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Home Classical Turina Joaquin Joaquín Turina ‎– Sinfonia Sevillana, Ritmos, Evangelio, El Castillo de Almodóvar (1999)

Joaquín Turina ‎– Sinfonia Sevillana, Ritmos, Evangelio, El Castillo de Almodóvar (1999)

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Joaquín Turina ‎– Sinfonia Sevillana, Ritmos, Evangelio, El Castillo de Almodóvar (1999)

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Sinfonia Sevillana, Op. 23 
1 	First Movement: Panorama 	8:32
2 	Second Movement: Por el rio Guadalquivir 	7:27
3 	Third Movement: Fiesta en San Juan de Aznalfarache 	8:00

4 	Evangelio, Op. 12 	13:00

El Castillo De Almodóvar 	
5 	First Movement: Silueta nocturna 	5:54
6 	Second Movement: Evocación medieval 	4:02
7 	Third Movement: A plena luz 	5:06

8 	Ritmos (Fantasia coreogafica), Op. 43 	15:10

Catrin Mair Williams (harp)
Orquesta Filarmónica De Gran Canaria
Adrian Leaper - conductor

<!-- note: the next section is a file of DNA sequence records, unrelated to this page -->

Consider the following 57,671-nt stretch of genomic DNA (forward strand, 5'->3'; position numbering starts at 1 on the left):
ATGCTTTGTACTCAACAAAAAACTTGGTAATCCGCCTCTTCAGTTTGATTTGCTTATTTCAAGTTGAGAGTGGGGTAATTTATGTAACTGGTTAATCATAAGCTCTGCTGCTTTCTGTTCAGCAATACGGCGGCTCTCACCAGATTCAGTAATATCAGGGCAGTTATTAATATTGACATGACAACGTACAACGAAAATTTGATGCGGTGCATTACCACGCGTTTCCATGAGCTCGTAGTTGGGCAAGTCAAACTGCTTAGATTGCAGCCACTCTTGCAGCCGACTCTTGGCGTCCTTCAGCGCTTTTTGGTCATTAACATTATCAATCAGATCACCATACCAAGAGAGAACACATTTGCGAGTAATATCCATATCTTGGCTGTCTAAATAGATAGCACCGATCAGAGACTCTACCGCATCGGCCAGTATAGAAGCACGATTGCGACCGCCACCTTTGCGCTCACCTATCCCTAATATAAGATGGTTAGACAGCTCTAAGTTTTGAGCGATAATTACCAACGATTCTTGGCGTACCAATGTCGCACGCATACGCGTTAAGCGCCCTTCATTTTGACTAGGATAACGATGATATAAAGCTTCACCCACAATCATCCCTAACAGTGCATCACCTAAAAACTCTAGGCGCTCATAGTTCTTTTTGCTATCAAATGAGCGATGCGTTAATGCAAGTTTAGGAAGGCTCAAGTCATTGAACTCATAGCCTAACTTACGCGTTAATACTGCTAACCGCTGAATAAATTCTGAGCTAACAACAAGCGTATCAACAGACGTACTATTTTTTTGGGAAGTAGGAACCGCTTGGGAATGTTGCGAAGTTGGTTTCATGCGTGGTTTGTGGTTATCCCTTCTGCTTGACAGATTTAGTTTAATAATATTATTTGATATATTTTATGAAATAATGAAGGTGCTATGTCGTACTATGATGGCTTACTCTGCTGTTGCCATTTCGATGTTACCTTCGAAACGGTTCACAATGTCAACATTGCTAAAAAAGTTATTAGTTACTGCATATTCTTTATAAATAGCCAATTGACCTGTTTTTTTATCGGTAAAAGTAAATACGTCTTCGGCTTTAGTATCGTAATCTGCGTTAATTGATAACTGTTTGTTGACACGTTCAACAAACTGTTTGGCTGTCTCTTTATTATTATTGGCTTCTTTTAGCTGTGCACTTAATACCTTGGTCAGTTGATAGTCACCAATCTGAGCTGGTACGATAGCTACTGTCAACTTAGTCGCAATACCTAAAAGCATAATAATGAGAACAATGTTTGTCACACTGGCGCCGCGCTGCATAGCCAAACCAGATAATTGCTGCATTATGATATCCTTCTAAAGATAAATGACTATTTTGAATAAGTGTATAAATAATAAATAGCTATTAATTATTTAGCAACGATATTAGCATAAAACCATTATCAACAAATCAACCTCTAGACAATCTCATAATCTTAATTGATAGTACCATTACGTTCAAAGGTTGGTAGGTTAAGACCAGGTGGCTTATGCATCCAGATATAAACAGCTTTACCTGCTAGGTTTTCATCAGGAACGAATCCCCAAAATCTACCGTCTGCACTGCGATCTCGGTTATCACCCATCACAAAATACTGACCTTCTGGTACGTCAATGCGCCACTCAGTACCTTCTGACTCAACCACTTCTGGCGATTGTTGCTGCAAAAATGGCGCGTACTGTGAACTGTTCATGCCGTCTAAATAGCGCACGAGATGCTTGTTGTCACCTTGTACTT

Joaquin Turina was a Sevillano - no wonder that he produced a Sinfonia Sevillana. He was a friend of de Falla and a pupil of Moskowski and of D'Indy and had studied in Paris. His most famous works are the Danzas Fantásticas, the Oración del Torero and the Rapsodia Sinfónica. The latter two can also be heard on another ASV (CD DCA775). A recent and admirable Chandos CD (Record of the Month) of orchestral pieces overlaps with the present ASV in the case of two works: Sinfonia Sevillana and Ritmos. Leaper takes a sensitively voluptuous way through the Sinfonia Sevillana and the ASV recording team more than meet Leaper half-way. There is some silky quiet playing here alongside the euphoria of the opening Panorama and closing Fiesta. His early Evangelio is suitably placid and serene - even if it was written during the Great War. While going light on the caramel it has a sweet and dignified disposition. El Castillo de Almodovar is in three movements. Again this is a sumptuously melodic work with no shortfall of local colour even if it does avoid the castanets. Rather like the works of the 1930s by Ernesto Halffter, Turina takes a leaf from Ravel's book when it comes to delicacy and atmosphere. The last movement ('in full light') meets a modicum of striding confidence with lyrical intricacy. We also get to hear Catrin Mair Williams's harp to good and understated effect. I wondered if Ritmos (Fantasia coreografica) might be drier but it has plenty of rhapsodic colour and snap as well as seductive romance. If you enjoy de Falla you are very likely to want to know Turina; well worth exploring beyond the headline pieces. He may not have quite the clatter and bite of de Falla but he is a poet of atmosphere and no mean celebrant when it comes to Spanish dance figures. ---Rob Barnett, musicweb-international.com

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